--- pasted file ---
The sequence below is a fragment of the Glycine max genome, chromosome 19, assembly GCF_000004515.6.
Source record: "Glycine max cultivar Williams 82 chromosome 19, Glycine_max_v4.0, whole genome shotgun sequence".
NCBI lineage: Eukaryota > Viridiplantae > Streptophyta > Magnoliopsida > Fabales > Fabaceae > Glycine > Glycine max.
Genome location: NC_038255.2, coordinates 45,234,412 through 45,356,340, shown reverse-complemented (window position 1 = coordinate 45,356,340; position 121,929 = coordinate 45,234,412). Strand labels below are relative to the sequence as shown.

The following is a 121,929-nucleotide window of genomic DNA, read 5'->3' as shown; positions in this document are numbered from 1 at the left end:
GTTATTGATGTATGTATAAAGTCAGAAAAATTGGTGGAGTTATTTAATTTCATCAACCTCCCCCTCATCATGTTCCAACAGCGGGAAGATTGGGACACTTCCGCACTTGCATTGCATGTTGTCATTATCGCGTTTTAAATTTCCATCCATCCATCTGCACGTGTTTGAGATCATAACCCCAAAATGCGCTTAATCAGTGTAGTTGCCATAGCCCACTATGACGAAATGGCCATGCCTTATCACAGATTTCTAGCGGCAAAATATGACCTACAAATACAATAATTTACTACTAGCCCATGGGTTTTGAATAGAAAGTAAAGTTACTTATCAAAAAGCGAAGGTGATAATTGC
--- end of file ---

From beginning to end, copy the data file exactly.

The sequence below is a fragment of the Glycine max genome, chromosome 19, assembly GCF_000004515.6.
Source record: "Glycine max cultivar Williams 82 chromosome 19, Glycine_max_v4.0, whole genome shotgun sequence".
NCBI lineage: Eukaryota > Viridiplantae > Streptophyta > Magnoliopsida > Fabales > Fabaceae > Glycine > Glycine max.
Genome location: NC_038255.2, coordinates 45,234,412 through 45,356,340, shown reverse-complemented (window position 1 = coordinate 45,356,340; position 121,929 = coordinate 45,234,412). Strand labels below are relative to the sequence as shown.

The following is a 121,929-nucleotide window of genomic DNA, read 5'->3' as shown; positions in this document are numbered from 1 at the left end:
GTTATTGATGTATGTATAAAGTCAGAAAAATTGGTGGAGTTATTTAATTTCATCAACCTCCCCCTCATCATGTTCCAACAGCGGGAAGATTGGGACACTTCCGCACTTGCATTGCATGTTGTCATTATCGCGTTTTAAATTTCCATCCATCCATCTGCACGTGTTTGAGATCATAACCCCAAAATGCGCTTAATCAGTGTAGTTGCCATAGCCCACTATGACGAAATGGCCATGCCTTATCACAGATTTCTAGCGGCAAAATATGACCTACAAATACAATAATTTACTACTAGCCCATGGGTTTTGAATAGAAAGTAAAGTTACTTATCAAAAAGCGAAGGTGATAATTGC